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No. 22 Creighton makes statement with win at No. 16 Butler

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Maybe it was too soon to write off Creighton.

Many did it after Creighton gave up 102 points to Marquette in Omaha last weekend. I did it after the Bluejays were smoked by Georgetown last Wednesday night. It was hard not to. The Bluejays had lost their engine – Mo Watson Jr., an all-american candidate – to a torn ACL and proceeded to get run out of the gym in two games they otherwise would have no business losing.

Saturday’s win over DePaul didn’t do much to change that sentiment.

Tuesday’s win at No. 16 Butler?

That will.

Justin Patton scored 12 of his 15 points in the second half, adding seven boards and a pair of blocks, as No. 22 Creighton went into Hinkle Fieldhouse and beat the Bulldogs, 76-67. Marcus Foster and Khyri Thomas both added 15 points for the Jays, who shot 13-for-21 from three in the win.

The story of the game, however, were Watson’s replacements. Greg McDermott scrapped the idea of using senior Isaiah Zierdan at the point guard spot and, instead, turned the keys over to freshman Davion Mintz and walk-on Tyler Clement, and they were both good. Mintz had eight points and three assists without committing a turnover, hitting a pair of big threes early in the second half to help push Creighton’s lead out to double-figure.

But it was Clement that really availed himself. He looked overwhelmed at Georgetown, like he wasn’t ready to handle the responsibility that came with running this show. Who could blame him? On Tuesday, however, you never would’ve guessed that he entered the season as the third-string, emergency point guard, the guy whose job was mostly to run the offense at the end of blowout wins.

He handed out six assists, including a pair of beautiful pick-and-roll dimes to Patton, but more importantly, he was able to get the Bluejays into their offense. Sometimes that required leading the break, sometimes all it took was him getting the ball over half court and initiating the set that McDermott called.

If there is anything that McDermott’s teams have developed a reputation for, it’s been their execution in the half court. Creighton is always going to be able to get good looks on the offensive end of the floor because of it. What we saw on Tuesday was less reliance on a point guard to make things happen and more crisply-run offensive sets. Lots of movement, lots of motion, plenty of screens to get Patton touches in the paint.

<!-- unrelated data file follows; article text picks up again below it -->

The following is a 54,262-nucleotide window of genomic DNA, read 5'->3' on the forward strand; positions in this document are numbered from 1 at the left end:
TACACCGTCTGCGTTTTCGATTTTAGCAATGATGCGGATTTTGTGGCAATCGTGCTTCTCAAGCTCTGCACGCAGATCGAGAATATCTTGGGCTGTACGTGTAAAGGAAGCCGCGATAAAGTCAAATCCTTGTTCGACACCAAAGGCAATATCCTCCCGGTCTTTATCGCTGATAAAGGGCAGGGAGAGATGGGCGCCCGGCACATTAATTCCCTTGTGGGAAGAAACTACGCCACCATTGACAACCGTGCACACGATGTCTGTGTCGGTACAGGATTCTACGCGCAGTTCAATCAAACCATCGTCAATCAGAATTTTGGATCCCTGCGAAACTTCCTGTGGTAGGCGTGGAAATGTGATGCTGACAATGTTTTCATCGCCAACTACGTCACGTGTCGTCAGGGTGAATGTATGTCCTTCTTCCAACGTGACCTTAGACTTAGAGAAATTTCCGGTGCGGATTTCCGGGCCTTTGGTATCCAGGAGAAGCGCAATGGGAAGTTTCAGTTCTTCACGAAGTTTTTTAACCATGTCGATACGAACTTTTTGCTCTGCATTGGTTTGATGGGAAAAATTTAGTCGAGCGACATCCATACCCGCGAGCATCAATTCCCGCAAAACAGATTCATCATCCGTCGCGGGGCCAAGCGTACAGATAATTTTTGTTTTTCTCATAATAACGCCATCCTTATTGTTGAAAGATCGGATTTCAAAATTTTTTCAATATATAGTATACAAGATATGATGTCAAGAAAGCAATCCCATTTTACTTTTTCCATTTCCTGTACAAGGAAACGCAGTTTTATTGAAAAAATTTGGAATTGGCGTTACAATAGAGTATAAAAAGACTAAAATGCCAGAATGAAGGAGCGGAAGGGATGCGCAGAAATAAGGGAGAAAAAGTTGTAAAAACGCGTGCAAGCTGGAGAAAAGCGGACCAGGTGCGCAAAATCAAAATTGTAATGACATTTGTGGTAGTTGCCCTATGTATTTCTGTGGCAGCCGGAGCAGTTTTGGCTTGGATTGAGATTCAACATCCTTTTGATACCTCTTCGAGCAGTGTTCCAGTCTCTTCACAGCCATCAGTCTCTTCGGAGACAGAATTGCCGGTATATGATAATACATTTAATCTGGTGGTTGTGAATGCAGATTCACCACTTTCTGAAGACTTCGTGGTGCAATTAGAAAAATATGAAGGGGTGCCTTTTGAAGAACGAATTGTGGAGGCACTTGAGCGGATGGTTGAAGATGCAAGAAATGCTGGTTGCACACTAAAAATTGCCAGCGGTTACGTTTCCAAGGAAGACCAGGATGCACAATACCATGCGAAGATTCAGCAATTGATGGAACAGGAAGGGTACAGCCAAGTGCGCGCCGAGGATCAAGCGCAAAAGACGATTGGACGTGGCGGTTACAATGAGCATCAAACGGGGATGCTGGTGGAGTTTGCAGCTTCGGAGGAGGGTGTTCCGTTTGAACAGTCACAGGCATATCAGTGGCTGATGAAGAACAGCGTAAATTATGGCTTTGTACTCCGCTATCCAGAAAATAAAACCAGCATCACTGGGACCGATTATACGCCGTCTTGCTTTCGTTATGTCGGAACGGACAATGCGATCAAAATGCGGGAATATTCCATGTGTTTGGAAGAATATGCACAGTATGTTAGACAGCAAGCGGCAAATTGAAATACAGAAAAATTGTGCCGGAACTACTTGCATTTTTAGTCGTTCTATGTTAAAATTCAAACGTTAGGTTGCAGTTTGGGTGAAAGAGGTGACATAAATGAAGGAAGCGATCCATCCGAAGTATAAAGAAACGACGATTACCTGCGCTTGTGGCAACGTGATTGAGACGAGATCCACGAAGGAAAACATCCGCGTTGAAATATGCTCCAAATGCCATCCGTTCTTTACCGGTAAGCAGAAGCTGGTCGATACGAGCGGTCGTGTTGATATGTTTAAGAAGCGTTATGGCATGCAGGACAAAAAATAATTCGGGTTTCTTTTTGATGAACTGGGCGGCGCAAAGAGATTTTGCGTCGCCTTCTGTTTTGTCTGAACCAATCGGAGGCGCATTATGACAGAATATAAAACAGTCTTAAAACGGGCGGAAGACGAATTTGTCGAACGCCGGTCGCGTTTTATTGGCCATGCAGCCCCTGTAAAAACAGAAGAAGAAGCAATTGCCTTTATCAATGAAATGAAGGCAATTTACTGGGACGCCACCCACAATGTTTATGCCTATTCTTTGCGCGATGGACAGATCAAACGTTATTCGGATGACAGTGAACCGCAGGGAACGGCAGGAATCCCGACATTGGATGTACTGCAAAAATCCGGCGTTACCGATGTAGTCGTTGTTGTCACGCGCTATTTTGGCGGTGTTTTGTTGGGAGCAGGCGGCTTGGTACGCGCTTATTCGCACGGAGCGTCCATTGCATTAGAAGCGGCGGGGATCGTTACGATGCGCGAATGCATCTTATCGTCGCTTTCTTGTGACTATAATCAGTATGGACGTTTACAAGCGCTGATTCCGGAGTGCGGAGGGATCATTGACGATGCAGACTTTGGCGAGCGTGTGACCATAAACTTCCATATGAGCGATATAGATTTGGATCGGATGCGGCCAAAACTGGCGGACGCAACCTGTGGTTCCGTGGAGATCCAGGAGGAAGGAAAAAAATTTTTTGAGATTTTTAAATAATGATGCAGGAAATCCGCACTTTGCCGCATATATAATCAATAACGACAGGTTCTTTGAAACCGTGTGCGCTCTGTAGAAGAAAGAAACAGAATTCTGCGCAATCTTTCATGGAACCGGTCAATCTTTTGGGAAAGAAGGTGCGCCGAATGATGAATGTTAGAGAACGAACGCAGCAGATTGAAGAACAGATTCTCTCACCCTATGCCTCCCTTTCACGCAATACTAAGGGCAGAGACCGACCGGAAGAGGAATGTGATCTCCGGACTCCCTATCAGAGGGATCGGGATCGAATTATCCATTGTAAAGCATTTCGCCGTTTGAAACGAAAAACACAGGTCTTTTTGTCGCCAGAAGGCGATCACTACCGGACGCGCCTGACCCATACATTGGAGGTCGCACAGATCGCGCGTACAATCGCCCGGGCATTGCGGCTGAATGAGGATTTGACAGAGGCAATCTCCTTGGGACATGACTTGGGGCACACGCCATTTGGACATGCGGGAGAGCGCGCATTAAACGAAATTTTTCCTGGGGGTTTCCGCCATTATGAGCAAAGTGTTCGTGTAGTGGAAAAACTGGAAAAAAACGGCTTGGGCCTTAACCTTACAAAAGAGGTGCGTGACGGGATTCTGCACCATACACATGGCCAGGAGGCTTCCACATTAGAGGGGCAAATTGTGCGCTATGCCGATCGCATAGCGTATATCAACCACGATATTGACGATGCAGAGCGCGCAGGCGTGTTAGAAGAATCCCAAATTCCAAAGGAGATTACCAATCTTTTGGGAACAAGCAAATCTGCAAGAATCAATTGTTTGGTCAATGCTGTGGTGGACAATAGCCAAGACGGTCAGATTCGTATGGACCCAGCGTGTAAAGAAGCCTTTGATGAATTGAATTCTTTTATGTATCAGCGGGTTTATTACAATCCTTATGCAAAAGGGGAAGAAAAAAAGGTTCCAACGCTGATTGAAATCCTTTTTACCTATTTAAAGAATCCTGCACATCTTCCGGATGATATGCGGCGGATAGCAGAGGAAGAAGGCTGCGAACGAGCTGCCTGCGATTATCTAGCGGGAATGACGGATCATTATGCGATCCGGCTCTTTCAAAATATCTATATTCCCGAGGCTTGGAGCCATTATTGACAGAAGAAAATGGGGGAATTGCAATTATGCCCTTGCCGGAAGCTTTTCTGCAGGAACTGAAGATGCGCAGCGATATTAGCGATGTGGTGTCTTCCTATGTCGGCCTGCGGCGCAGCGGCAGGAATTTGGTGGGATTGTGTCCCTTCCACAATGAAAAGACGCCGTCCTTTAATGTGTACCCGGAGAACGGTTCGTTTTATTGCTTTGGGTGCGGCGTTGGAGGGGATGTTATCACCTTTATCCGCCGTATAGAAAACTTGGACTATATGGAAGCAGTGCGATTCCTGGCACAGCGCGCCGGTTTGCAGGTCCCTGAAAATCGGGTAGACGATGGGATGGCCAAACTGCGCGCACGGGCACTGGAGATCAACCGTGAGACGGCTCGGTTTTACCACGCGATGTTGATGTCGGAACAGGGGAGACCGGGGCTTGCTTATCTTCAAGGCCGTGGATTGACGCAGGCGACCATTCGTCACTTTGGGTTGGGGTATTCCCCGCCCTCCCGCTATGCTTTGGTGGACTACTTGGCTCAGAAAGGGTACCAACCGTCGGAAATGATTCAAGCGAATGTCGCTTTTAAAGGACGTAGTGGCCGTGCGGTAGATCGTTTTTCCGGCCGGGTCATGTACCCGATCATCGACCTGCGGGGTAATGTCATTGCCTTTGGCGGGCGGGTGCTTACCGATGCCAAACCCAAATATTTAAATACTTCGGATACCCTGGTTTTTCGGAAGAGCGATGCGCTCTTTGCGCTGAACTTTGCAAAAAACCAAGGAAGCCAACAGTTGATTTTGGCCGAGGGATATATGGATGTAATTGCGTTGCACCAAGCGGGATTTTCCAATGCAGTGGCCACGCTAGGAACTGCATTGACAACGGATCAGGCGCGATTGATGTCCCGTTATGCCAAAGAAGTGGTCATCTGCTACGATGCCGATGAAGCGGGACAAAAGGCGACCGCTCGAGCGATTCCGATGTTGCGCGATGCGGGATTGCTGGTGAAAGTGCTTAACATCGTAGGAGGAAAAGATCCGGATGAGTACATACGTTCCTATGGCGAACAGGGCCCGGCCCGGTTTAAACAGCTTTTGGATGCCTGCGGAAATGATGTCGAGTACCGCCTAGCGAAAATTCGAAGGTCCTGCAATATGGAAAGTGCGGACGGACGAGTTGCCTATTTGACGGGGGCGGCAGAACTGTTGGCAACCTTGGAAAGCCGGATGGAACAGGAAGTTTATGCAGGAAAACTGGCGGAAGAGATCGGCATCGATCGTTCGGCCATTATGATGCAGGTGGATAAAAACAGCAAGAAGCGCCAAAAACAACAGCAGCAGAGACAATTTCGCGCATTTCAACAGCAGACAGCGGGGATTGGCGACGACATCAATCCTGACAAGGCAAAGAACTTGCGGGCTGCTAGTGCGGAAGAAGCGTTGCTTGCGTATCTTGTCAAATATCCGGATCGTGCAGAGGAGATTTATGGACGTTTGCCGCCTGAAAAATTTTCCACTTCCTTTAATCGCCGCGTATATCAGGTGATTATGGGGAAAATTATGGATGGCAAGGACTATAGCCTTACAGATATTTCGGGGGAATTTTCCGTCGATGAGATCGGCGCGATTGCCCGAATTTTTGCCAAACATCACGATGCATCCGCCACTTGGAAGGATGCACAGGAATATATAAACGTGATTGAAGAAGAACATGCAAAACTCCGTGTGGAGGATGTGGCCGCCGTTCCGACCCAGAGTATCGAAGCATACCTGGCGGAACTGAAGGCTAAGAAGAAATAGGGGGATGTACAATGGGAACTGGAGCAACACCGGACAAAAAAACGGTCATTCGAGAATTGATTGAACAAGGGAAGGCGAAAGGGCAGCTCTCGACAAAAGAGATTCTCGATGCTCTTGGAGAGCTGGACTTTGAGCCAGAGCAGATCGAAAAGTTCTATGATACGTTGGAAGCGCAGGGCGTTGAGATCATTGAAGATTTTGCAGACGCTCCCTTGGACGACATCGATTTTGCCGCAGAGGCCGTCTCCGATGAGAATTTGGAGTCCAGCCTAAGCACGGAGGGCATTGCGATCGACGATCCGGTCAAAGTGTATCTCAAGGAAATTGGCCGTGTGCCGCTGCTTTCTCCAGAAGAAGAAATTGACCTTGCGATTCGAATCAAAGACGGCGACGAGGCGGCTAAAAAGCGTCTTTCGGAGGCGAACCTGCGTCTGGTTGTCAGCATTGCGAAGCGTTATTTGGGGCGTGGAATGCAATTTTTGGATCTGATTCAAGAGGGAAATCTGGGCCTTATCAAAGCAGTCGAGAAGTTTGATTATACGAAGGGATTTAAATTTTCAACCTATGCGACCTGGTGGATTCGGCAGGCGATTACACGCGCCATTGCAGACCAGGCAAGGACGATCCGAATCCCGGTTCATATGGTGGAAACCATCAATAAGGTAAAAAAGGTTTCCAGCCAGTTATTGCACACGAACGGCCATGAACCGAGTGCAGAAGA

The fact that Creighton can do that takes some of the pressure off of the point guard spot.

But this group still needed a presence out there, some to take charge, pull the ball out, call a play.

Mintz and Clement were those guys on Tuesday.

And as a result, there’s reason to be hopeful that Creighton’s dream season is not a lost cause.

Florida State picks up late commit from McDonald’s All-American

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The losses sustained by Florida State have been numerous and significant. Three players declared early for the NBA Draft. Another two contributors were lost to graduation. All in all, the Seminoles haven’t had the greatest of springs.

Wednesday, though, they got some good news.

McDonald’s All-American wing M.J. Walker committed Leonard Hamilton’s program to give Florida State a late, and important, addition to its 2017 recruiting class, beating the likes of Ohio State, Georgia Tech and UCLA.

Walker, a 6-foot-5 guard, gives the Seminoles yet another five-star prospect after landing Dwayne Bacon and Jonathan Isaac in the last two recruiting classes. Walker will help Hamilton and Co. reboot after both Bacon and Isaac, along with Xavier Rathan-Mayes, all left school to pursue professional careers after the Seminoles’ 26-9 season that saw them advance to the second round of the NCAA tournament.

Walker becomes the sixth member of Hamilton’s 2017 recruiting class that was previously headlined by four-star 7-footer Ikechukwu Obiagu. That group will be tasked to retool a team losing not only major NBA-level talent, but also major production. The Seminoles won’t return a single player who averaged double-digit points per-game last year and just one who played at least 20 minutes per night.

Michigan returns Mo Wagner, loses D.J. Wilson